There was a time when some would assume the ethics and morals guidelines for yoga teachers were obvious or just a matter of common sense. The reality is that is not the case today. When you become a yoga teacher, you take on a certain responsibility. Students look towards teachers to learn and grow in their physical practice, mental strength and yogic way of life. They even see teachers as mentors and guides. This makes it even more critical for teachers to set a standard and clearly communicate one’s values and ethics. It establishes a fair, kind, open and understanding environment where every individual respects each other and there is a safe space to grow. Needless to say, it will set a respectable professional standard for you as a yoga teacher. Let’s look at what are some of the main ethics and professional values you must follow.
During a yoga teacher training you will learn just how important patience is. Whether it is the patience required to learn to meditate or the patience with which you have to practice a challenging posture everyday until you achieve it – after all, you won’t be able to do a full split or a handstand on day one. The same patience has to shine through when you start teaching yoga as a career. If a student finds an asana challenging, patiently providing guidance and modifications is important. Respecting where each student is in their journey and patient with them is key.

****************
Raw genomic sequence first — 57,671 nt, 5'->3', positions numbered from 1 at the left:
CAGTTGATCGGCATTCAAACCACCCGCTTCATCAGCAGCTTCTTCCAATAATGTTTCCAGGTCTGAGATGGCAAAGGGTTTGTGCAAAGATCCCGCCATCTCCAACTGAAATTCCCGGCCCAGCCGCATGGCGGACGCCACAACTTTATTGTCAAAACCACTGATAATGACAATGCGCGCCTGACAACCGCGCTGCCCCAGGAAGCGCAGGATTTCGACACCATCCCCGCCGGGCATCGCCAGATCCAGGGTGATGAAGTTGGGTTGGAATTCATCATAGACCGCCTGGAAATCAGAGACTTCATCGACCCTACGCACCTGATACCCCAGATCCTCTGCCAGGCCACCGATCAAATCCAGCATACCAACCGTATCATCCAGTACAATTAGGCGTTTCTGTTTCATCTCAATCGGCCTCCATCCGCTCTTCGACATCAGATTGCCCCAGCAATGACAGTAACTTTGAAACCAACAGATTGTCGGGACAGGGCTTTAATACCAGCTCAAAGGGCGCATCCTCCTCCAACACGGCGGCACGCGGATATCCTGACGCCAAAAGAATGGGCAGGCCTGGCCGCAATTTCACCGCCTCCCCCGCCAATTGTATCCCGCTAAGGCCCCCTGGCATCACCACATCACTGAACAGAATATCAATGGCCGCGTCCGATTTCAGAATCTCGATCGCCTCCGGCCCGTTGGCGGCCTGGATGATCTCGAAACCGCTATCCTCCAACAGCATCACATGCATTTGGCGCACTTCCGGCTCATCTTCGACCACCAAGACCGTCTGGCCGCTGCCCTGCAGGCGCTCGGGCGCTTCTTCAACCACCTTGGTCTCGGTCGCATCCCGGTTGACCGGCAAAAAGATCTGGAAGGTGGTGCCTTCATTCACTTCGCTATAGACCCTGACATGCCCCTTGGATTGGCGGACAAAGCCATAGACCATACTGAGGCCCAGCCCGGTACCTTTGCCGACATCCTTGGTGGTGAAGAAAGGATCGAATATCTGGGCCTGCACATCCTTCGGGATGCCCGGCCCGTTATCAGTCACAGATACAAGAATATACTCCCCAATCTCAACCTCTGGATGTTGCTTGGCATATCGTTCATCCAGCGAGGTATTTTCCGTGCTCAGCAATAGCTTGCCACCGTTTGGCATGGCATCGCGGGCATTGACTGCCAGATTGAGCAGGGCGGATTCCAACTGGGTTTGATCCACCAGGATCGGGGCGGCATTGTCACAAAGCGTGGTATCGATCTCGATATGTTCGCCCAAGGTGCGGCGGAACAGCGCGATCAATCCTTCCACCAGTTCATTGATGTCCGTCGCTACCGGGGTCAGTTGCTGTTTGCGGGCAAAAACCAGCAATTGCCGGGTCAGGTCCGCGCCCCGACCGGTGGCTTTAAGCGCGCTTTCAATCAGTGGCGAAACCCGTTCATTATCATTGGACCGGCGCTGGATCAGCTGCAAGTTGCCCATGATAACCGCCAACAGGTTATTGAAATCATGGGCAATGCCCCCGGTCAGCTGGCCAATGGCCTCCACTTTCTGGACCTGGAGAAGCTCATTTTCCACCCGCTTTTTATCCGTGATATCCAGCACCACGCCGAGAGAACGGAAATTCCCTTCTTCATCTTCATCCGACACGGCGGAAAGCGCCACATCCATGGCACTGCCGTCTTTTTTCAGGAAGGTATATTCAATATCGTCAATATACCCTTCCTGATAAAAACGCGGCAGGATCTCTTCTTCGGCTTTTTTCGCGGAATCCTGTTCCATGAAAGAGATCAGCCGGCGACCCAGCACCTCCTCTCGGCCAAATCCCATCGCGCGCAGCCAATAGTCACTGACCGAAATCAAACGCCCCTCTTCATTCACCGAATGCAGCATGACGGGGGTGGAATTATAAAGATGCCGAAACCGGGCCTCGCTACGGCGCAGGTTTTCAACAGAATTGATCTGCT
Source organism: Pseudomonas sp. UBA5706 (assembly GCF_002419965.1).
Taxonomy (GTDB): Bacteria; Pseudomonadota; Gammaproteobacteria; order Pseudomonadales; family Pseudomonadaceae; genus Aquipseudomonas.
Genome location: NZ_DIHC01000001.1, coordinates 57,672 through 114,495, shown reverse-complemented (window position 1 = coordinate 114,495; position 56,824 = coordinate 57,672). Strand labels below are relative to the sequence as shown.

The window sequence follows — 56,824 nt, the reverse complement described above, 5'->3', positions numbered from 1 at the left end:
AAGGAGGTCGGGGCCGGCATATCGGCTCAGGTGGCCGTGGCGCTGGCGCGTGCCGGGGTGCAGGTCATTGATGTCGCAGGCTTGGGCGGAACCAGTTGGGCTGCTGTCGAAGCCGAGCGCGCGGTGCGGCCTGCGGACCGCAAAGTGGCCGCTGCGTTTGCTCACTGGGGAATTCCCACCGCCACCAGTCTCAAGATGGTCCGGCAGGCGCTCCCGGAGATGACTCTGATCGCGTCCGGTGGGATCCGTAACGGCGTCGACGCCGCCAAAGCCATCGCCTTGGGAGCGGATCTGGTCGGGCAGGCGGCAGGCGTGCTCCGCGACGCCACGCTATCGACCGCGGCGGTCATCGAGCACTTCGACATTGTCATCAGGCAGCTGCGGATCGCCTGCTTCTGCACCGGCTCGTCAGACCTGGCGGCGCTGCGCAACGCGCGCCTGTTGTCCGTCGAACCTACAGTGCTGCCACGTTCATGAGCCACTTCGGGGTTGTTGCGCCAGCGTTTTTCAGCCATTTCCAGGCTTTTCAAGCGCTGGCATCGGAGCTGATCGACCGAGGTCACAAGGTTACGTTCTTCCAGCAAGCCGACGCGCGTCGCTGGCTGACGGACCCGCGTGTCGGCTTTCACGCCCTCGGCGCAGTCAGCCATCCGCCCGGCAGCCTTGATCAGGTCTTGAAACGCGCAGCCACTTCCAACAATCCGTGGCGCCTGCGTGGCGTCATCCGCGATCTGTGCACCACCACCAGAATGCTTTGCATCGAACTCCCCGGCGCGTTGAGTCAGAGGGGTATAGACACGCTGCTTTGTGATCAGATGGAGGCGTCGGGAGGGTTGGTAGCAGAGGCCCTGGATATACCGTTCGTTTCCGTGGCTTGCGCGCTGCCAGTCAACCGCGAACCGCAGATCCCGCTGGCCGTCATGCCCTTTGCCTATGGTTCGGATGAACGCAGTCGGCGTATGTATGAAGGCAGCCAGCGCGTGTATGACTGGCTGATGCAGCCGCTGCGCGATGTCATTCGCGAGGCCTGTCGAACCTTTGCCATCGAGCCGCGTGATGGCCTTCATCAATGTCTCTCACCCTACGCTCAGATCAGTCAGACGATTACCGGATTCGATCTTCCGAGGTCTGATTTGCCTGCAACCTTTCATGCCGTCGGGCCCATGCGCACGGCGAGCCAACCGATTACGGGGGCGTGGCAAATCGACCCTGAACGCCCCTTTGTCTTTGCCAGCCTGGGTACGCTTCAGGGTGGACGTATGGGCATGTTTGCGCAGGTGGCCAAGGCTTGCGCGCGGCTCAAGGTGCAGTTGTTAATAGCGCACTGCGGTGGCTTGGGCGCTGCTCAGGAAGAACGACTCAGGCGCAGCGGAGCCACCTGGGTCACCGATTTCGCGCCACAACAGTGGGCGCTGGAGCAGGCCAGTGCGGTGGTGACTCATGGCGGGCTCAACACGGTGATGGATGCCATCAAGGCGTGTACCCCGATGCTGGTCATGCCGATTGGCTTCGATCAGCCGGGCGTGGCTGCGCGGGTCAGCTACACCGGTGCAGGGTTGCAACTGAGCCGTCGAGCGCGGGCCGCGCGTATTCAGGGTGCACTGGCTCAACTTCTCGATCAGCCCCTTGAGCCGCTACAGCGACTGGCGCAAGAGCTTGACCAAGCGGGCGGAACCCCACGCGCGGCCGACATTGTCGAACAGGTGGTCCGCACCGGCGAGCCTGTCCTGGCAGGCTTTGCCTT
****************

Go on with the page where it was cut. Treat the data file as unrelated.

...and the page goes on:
Compassion and kindness
Being fair, honest, kind and compassionate is an important characteristic as a yoga teacher. If a student is struggling with a posture, you have to guide them in a kind, understanding and compassionate manner. Shouting, impatiently explaining or rudely brushing them off will add a negative mark to your name as a yoga teacher. You also cannot compare one’s capability or progress to another’s, especially without permission. Stay mindful of the words you speak and the tone of voice as this makes a big difference to one’s motivation.
Practice what you preach
Asking your students to come on time to class? Repeatedly communicating the importance of Pranayama and meditation practice along with asanas? Giving yoga knowledge on a balanced lifestyle and routine? You have to be willing to speak from experience. Follow through on your own words. Yes, sometimes delays happen or you miss a meditation practice – but the key is to communicate, be integral and honest. As much as you can, take the time to follow your own words and encourage students to follow these ethics.
Ask for permission
If you are using one student’s journey as an example to explain something specific to the others, ask for permission before doing so. Do not compare or give critical feedback without asking your students. Focus on the facts and provide modifications and variations. Similarly, as certified yoga teachers, it is important to guide students with the proper techniques and this may sometimes require physical contact. Maybe a nudge or a supporting hand is needed to ease into an asana. Firstly, check if there really is a need? Second, consider acceptable boundaries and ask your students for permission to make physical contact. Some might welcome the support, some might prefer a hand-off approach. Whichever it is, as a yoga teacher asking for permission is the proper and ethical way to go about it.
Speak with respect and clarity